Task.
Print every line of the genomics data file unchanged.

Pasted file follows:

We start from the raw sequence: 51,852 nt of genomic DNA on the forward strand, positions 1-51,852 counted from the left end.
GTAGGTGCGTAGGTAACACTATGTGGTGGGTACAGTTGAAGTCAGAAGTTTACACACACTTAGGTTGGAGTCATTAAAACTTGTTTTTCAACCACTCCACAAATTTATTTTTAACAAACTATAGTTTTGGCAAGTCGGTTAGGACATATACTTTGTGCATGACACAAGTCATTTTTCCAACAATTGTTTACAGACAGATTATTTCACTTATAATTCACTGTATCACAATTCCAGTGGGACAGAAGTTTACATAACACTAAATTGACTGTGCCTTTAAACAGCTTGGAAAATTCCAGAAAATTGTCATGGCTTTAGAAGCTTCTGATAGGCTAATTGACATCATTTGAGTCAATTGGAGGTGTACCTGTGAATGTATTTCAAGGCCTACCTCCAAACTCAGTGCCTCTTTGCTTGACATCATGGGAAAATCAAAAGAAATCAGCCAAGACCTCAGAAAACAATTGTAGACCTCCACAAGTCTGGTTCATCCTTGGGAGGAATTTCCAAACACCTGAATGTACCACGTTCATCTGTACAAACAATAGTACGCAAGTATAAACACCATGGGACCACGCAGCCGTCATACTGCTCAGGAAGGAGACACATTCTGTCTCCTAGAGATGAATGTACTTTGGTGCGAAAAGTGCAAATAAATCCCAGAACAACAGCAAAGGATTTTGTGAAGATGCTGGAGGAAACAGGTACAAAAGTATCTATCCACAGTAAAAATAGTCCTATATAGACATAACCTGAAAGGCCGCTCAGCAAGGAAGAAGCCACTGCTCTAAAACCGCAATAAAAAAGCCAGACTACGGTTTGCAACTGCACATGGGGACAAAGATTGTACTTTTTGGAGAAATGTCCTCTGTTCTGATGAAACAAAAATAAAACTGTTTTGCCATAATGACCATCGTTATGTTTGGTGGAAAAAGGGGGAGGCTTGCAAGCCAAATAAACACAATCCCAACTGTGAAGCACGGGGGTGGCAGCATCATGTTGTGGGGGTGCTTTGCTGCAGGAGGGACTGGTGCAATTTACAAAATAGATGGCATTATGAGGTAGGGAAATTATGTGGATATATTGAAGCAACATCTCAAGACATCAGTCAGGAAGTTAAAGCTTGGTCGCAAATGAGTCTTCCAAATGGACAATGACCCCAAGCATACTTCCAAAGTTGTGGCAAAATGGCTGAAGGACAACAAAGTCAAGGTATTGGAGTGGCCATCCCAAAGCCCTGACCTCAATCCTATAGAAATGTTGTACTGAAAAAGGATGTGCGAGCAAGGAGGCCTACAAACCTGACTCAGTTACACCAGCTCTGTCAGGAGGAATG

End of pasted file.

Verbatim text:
We start from the raw sequence: 51,852 nt of genomic DNA on the forward strand, positions 1-51,852 counted from the left end.
GTAGGTGCGTAGGTAACACTATGTGGTGGGTACAGTTGAAGTCAGAAGTTTACACACACTTAGGTTGGAGTCATTAAAACTTGTTTTTCAACCACTCCACAAATTTATTTTTAACAAACTATAGTTTTGGCAAGTCGGTTAGGACATATACTTTGTGCATGACACAAGTCATTTTTCCAACAATTGTTTACAGACAGATTATTTCACTTATAATTCACTGTATCACAATTCCAGTGGGACAGAAGTTTACATAACACTAAATTGACTGTGCCTTTAAACAGCTTGGAAAATTCCAGAAAATTGTCATGGCTTTAGAAGCTTCTGATAGGCTAATTGACATCATTTGAGTCAATTGGAGGTGTACCTGTGAATGTATTTCAAGGCCTACCTCCAAACTCAGTGCCTCTTTGCTTGACATCATGGGAAAATCAAAAGAAATCAGCCAAGACCTCAGAAAACAATTGTAGACCTCCACAAGTCTGGTTCATCCTTGGGAGGAATTTCCAAACACCTGAATGTACCACGTTCATCTGTACAAACAATAGTACGCAAGTATAAACACCATGGGACCACGCAGCCGTCATACTGCTCAGGAAGGAGACACATTCTGTCTCCTAGAGATGAATGTACTTTGGTGCGAAAAGTGCAAATAAATCCCAGAACAACAGCAAAGGATTTTGTGAAGATGCTGGAGGAAACAGGTACAAAAGTATCTATCCACAGTAAAAATAGTCCTATATAGACATAACCTGAAAGGCCGCTCAGCAAGGAAGAAGCCACTGCTCTAAAACCGCAATAAAAAAGCCAGACTACGGTTTGCAACTGCACATGGGGACAAAGATTGTACTTTTTGGAGAAATGTCCTCTGTTCTGATGAAACAAAAATAAAACTGTTTTGCCATAATGACCATCGTTATGTTTGGTGGAAAAAGGGGGAGGCTTGCAAGCCAAATAAACACAATCCCAACTGTGAAGCACGGGGGTGGCAGCATCATGTTGTGGGGGTGCTTTGCTGCAGGAGGGACTGGTGCAATTTACAAAATAGATGGCATTATGAGGTAGGGAAATTATGTGGATATATTGAAGCAACATCTCAAGACATCAGTCAGGAAGTTAAAGCTTGGTCGCAAATGAGTCTTCCAAATGGACAATGACCCCAAGCATACTTCCAAAGTTGTGGCAAAATGGCTGAAGGACAACAAAGTCAAGGTATTGGAGTGGCCATCCCAAAGCCCTGACCTCAATCCTATAGAAATGTTGTACTGAAAAAGGATGTGCGAGCAAGGAGGCCTACAAACCTGACTCAGTTACACCAGCTCTGTCAGGAGGAATG